Lower limb amputees have increased mortality risks from cardiovascular disease. Further prevalent factors with arterial system consequences include psychological stress, insulin resistance, and damaging behaviors like smoking, alcohol use, and physical inactivity.
Worse than most malignancies, the somber mortality statistics following amputation range from 13 to 40% in one year, 35 to 65% in three years, and 39 to 80% in five years.
The possibility of DVT being present with no symptoms or pain can make it challenging to be recognized or diagnosed. Therefore, to minimize the risk of a DVT going undiagnosed, medical professionals must take into account all risk factors that could account for deep vein thrombosis.
DVT treatment must start immediately, as it takes about 3 to 6 months for a blood clot to withdraw. If left untreated, approximately 1 in 10 people affected by DVT may develop pulmonary embolism, a severe condition with damaging breathing effects that can prove fatal.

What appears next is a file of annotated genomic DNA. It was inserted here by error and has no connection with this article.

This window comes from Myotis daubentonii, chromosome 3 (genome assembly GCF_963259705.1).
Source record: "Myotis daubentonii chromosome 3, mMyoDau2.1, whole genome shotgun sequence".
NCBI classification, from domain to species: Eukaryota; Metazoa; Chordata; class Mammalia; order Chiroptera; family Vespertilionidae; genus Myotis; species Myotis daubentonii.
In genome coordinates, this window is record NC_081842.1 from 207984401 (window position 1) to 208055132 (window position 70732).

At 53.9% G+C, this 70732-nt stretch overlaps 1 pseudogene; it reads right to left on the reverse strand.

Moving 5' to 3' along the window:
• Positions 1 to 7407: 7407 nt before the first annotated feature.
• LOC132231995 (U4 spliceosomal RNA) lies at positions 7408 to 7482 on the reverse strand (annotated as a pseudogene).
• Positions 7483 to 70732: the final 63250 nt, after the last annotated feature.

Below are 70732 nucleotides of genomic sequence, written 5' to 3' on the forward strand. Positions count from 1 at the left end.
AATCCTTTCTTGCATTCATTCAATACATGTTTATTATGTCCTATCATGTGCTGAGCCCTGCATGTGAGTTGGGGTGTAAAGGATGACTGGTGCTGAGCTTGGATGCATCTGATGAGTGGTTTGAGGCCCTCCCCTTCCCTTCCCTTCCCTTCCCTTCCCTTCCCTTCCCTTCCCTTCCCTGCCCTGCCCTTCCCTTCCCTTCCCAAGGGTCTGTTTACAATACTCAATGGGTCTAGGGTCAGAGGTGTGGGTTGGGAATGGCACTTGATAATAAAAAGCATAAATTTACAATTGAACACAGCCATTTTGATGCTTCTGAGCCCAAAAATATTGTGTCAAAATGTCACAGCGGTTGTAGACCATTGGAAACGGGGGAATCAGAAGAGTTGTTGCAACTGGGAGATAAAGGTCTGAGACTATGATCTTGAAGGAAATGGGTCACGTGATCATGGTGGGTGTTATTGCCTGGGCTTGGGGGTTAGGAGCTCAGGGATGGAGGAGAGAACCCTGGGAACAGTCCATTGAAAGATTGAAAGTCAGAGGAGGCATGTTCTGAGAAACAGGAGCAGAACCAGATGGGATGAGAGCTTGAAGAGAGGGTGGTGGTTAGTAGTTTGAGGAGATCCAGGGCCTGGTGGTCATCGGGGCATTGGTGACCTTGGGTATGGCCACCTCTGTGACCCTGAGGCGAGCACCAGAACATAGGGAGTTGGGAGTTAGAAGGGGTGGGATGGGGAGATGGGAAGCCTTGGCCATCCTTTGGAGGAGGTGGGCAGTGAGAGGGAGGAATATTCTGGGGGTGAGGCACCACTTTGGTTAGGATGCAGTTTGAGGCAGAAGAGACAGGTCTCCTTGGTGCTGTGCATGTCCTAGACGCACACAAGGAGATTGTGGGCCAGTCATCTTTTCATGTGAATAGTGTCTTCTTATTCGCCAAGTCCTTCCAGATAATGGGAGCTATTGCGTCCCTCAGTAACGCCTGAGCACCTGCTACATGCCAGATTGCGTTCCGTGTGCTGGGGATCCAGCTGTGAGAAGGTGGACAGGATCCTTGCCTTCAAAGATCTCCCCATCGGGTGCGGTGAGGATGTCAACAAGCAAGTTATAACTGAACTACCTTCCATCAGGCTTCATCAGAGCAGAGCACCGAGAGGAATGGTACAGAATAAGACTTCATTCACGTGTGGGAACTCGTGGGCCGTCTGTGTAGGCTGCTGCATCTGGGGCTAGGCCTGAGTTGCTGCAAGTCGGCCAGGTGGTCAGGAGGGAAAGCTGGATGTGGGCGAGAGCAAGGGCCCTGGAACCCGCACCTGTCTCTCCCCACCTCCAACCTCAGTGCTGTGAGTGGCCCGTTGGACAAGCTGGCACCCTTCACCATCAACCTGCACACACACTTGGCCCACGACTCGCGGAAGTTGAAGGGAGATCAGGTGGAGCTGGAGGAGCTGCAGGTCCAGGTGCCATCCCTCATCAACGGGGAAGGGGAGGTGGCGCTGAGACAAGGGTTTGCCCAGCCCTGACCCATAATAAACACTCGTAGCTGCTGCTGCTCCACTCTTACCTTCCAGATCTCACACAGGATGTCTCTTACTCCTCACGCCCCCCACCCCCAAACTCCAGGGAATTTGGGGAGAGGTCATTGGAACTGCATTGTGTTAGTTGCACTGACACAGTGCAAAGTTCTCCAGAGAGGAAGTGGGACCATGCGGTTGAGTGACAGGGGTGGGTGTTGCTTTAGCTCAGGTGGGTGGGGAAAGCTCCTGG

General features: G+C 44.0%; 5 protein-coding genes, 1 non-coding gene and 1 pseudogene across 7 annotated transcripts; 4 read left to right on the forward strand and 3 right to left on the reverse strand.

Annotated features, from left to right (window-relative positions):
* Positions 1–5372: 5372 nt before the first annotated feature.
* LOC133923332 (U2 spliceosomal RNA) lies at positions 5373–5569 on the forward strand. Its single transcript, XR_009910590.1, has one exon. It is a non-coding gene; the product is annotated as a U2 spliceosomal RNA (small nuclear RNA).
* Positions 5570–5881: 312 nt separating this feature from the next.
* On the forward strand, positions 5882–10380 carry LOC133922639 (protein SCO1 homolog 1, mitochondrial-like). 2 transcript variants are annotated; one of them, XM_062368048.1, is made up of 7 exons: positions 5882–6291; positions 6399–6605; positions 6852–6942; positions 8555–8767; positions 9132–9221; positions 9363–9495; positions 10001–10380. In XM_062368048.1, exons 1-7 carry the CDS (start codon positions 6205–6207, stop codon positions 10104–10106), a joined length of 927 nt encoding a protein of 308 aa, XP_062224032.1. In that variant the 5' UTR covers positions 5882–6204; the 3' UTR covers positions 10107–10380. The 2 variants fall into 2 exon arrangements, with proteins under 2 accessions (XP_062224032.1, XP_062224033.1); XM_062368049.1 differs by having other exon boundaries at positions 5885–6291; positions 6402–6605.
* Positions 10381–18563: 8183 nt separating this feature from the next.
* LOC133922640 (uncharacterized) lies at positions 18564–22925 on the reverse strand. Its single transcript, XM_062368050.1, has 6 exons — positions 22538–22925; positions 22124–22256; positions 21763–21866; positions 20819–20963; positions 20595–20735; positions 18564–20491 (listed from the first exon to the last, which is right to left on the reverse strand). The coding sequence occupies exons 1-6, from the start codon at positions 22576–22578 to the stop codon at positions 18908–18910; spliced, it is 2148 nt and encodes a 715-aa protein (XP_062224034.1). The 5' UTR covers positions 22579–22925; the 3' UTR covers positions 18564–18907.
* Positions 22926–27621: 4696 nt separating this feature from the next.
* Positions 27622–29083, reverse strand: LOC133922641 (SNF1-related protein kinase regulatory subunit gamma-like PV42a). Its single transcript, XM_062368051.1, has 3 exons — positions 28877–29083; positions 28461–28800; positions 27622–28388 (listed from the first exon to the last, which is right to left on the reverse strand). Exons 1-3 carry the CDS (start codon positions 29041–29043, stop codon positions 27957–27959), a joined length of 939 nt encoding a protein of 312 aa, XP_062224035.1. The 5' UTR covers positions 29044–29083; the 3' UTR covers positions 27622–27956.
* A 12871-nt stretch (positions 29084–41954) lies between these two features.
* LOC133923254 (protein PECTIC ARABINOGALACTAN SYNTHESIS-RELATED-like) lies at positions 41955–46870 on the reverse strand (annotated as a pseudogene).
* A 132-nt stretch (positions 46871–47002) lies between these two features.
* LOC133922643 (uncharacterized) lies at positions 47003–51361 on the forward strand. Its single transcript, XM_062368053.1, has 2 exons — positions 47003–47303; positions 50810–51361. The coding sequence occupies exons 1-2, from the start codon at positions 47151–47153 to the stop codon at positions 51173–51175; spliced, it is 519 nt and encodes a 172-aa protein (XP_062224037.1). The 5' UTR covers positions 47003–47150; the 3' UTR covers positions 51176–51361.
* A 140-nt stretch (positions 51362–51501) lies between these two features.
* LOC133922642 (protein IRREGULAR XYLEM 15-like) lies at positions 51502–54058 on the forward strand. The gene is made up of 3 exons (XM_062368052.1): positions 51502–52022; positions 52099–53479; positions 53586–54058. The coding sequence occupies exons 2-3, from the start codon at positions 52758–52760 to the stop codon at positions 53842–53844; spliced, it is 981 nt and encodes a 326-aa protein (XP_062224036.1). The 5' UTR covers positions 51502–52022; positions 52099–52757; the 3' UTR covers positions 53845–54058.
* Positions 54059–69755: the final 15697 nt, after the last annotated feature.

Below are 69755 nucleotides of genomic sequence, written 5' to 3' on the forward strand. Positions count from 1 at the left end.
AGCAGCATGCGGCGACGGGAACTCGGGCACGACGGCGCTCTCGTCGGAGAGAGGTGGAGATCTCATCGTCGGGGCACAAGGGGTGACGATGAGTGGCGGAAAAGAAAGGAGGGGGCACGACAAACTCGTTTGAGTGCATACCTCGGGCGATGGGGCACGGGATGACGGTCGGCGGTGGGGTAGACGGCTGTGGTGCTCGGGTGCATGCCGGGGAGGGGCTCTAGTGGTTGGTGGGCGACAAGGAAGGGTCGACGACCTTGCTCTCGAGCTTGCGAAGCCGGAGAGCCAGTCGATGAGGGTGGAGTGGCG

One-third to one-half of people affected by amputation from deep vein thrombosis struggle with long-term complications, which may include infection, muscle shortening, excessive bleeding, or pulmonary embolism.
Other severe aggravations following amputation include heart problems such as heart attacks, infections, slower wound healing, pneumonia, and "phantom limb" pain.
Amputation of the leg is most often performed to eliminate dead tissue (gangrene), tumors, painful ulcers, or tissue with improper blood supply. A common cause of improper blood supply is a narrowing in the leg arteries, accounting for nearly 70% of amputations.
Since lower extremity amputations are associated with blood clots, it is vital that medical professionals assess the risks of DVT and make plans for prevention, diagnosis, and early treatment.